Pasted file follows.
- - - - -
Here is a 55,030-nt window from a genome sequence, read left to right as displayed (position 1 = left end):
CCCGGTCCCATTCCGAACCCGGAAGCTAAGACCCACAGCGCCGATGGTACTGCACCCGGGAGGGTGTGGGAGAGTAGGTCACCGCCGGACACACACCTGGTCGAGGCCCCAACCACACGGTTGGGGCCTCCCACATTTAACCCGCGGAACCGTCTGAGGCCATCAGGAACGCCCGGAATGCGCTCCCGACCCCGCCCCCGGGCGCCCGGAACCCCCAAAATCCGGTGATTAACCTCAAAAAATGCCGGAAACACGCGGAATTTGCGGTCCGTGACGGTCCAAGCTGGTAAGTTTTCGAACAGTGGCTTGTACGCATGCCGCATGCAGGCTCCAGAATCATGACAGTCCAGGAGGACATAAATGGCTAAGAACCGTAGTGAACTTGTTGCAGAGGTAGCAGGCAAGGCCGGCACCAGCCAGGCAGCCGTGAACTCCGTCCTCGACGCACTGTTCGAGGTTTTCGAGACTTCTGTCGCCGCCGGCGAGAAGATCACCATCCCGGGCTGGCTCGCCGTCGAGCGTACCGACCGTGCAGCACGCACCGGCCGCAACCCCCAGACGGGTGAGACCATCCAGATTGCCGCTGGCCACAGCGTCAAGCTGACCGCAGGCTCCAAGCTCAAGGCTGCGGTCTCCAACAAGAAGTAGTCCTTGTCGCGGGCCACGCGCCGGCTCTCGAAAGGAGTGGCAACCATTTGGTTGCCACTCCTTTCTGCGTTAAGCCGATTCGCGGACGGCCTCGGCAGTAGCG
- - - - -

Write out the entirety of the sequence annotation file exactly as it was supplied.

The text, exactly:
Here is a 55,030-nt window from a genome sequence, read left to right as displayed (position 1 = left end):
CCCGGTCCCATTCCGAACCCGGAAGCTAAGACCCACAGCGCCGATGGTACTGCACCCGGGAGGGTGTGGGAGAGTAGGTCACCGCCGGACACACACCTGGTCGAGGCCCCAACCACACGGTTGGGGCCTCCCACATTTAACCCGCGGAACCGTCTGAGGCCATCAGGAACGCCCGGAATGCGCTCCCGACCCCGCCCCCGGGCGCCCGGAACCCCCAAAATCCGGTGATTAACCTCAAAAAATGCCGGAAACACGCGGAATTTGCGGTCCGTGACGGTCCAAGCTGGTAAGTTTTCGAACAGTGGCTTGTACGCATGCCGCATGCAGGCTCCAGAATCATGACAGTCCAGGAGGACATAAATGGCTAAGAACCGTAGTGAACTTGTTGCAGAGGTAGCAGGCAAGGCCGGCACCAGCCAGGCAGCCGTGAACTCCGTCCTCGACGCACTGTTCGAGGTTTTCGAGACTTCTGTCGCCGCCGGCGAGAAGATCACCATCCCGGGCTGGCTCGCCGTCGAGCGTACCGACCGTGCAGCACGCACCGGCCGCAACCCCCAGACGGGTGAGACCATCCAGATTGCCGCTGGCCACAGCGTCAAGCTGACCGCAGGCTCCAAGCTCAAGGCTGCGGTCTCCAACAAGAAGTAGTCCTTGTCGCGGGCCACGCGCCGGCTCTCGAAAGGAGTGGCAACCATTTGGTTGCCACTCCTTTCTGCGTTAAGCCGATTCGCGGACGGCCTCGGCAGTAGCG